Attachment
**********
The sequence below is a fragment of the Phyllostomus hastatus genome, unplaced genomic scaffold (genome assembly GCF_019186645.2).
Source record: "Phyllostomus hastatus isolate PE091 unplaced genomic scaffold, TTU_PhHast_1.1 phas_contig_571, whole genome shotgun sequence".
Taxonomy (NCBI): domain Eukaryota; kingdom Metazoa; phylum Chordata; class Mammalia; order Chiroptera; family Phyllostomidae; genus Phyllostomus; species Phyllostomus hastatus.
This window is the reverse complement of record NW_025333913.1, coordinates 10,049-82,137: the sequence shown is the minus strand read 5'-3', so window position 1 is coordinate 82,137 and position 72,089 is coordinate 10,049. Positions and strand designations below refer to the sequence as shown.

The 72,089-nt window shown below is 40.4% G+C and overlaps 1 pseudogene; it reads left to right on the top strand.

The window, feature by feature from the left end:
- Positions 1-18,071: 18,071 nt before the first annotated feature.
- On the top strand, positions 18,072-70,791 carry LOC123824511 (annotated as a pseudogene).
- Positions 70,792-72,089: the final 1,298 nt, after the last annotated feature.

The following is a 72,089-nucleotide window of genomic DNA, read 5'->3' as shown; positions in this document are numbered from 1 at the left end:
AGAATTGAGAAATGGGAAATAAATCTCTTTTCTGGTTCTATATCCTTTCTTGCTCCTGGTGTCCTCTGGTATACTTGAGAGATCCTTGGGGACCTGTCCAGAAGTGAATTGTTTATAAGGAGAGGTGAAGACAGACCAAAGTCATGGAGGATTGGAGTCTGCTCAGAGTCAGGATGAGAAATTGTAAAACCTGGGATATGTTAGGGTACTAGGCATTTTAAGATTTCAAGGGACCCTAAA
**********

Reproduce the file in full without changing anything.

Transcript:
The sequence below is a fragment of the Phyllostomus hastatus genome, unplaced genomic scaffold (genome assembly GCF_019186645.2).
Source record: "Phyllostomus hastatus isolate PE091 unplaced genomic scaffold, TTU_PhHast_1.1 phas_contig_571, whole genome shotgun sequence".
Taxonomy (NCBI): domain Eukaryota; kingdom Metazoa; phylum Chordata; class Mammalia; order Chiroptera; family Phyllostomidae; genus Phyllostomus; species Phyllostomus hastatus.
This window is the reverse complement of record NW_025333913.1, coordinates 10,049-82,137: the sequence shown is the minus strand read 5'-3', so window position 1 is coordinate 82,137 and position 72,089 is coordinate 10,049. Positions and strand designations below refer to the sequence as shown.

The 72,089-nt window shown below is 40.4% G+C and overlaps 1 pseudogene; it reads left to right on the top strand.

The window, feature by feature from the left end:
- Positions 1-18,071: 18,071 nt before the first annotated feature.
- On the top strand, positions 18,072-70,791 carry LOC123824511 (annotated as a pseudogene).
- Positions 70,792-72,089: the final 1,298 nt, after the last annotated feature.

The following is a 72,089-nucleotide window of genomic DNA, read 5'->3' as shown; positions in this document are numbered from 1 at the left end:
AGAATTGAGAAATGGGAAATAAATCTCTTTTCTGGTTCTATATCCTTTCTTGCTCCTGGTGTCCTCTGGTATACTTGAGAGATCCTTGGGGACCTGTCCAGAAGTGAATTGTTTATAAGGAGAGGTGAAGACAGACCAAAGTCATGGAGGATTGGAGTCTGCTCAGAGTCAGGATGAGAAATTGTAAAACCTGGGATATGTTAGGGTACTAGGCATTTTAAGATTTCAAGGGACCCTAAA